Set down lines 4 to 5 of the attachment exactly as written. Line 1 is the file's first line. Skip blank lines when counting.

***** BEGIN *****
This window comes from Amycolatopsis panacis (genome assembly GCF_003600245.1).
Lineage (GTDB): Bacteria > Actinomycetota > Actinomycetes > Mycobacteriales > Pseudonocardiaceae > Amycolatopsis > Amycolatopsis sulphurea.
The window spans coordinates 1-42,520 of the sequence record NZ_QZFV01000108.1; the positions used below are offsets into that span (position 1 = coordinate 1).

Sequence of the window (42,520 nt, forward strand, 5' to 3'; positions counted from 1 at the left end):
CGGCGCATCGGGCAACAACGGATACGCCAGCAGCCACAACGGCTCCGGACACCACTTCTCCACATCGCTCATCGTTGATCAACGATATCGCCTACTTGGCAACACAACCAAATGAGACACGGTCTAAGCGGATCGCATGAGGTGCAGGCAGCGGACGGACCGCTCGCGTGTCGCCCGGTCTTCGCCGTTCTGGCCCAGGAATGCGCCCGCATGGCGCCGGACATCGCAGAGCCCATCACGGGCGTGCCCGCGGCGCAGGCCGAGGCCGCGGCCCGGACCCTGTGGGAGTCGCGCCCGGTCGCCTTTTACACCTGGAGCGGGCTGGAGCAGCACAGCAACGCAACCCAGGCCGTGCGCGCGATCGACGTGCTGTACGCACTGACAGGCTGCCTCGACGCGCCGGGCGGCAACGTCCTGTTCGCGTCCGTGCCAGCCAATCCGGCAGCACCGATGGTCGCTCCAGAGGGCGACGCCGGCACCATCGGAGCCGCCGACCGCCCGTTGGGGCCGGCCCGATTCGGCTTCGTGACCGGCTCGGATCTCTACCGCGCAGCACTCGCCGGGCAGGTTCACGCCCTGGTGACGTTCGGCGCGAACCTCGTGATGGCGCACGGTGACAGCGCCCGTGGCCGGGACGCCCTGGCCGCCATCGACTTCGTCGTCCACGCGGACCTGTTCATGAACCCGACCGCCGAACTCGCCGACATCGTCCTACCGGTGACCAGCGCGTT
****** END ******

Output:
Sequence of the window (42,520 nt, forward strand, 5' to 3'; positions counted from 1 at the left end):
CGGCGCATCGGGCAACAACGGATACGCCAGCAGCCACAACGGCTCCGGACACCACTTCTCCACATCGCTCATCGTTGATCAACGATATCGCCTACTTGGCAACACAACCAAATGAGACACGGTCTAAGCGGATCGCATGAGGTGCAGGCAGCGGACGGACCGCTCGCGTGTCGCCCGGTCTTCGCCGTTCTGGCCCAGGAATGCGCCCGCATGGCGCCGGACATCGCAGAGCCCATCACGGGCGTGCCCGCGGCGCAGGCCGAGGCCGCGGCCCGGACCCTGTGGGAGTCGCGCCCGGTCGCCTTTTACACCTGGAGCGGGCTGGAGCAGCACAGCAACGCAACCCAGGCCGTGCGCGCGATCGACGTGCTGTACGCACTGACAGGCTGCCTCGACGCGCCGGGCGGCAACGTCCTGTTCGCGTCCGTGCCAGCCAATCCGGCAGCACCGATGGTCGCTCCAGAGGGCGACGCCGGCACCATCGGAGCCGCCGACCGCCCGTTGGGGCCGGCCCGATTCGGCTTCGTGACCGGCTCGGATCTCTACCGCGCAGCACTCGCCGGGCAGGTTCACGCCCTGGTGACGTTCGGCGCGAACCTCGTGATGGCGCACGGTGACAGCGCCCGTGGCCGGGACGCCCTGGCCGCCATCGACTTCGTCGTCCACGCGGACCTGTTCATGAACCCGACCGCCGAACTCGCCGACATCGTCCTACCGGTGACCAGCGCGTT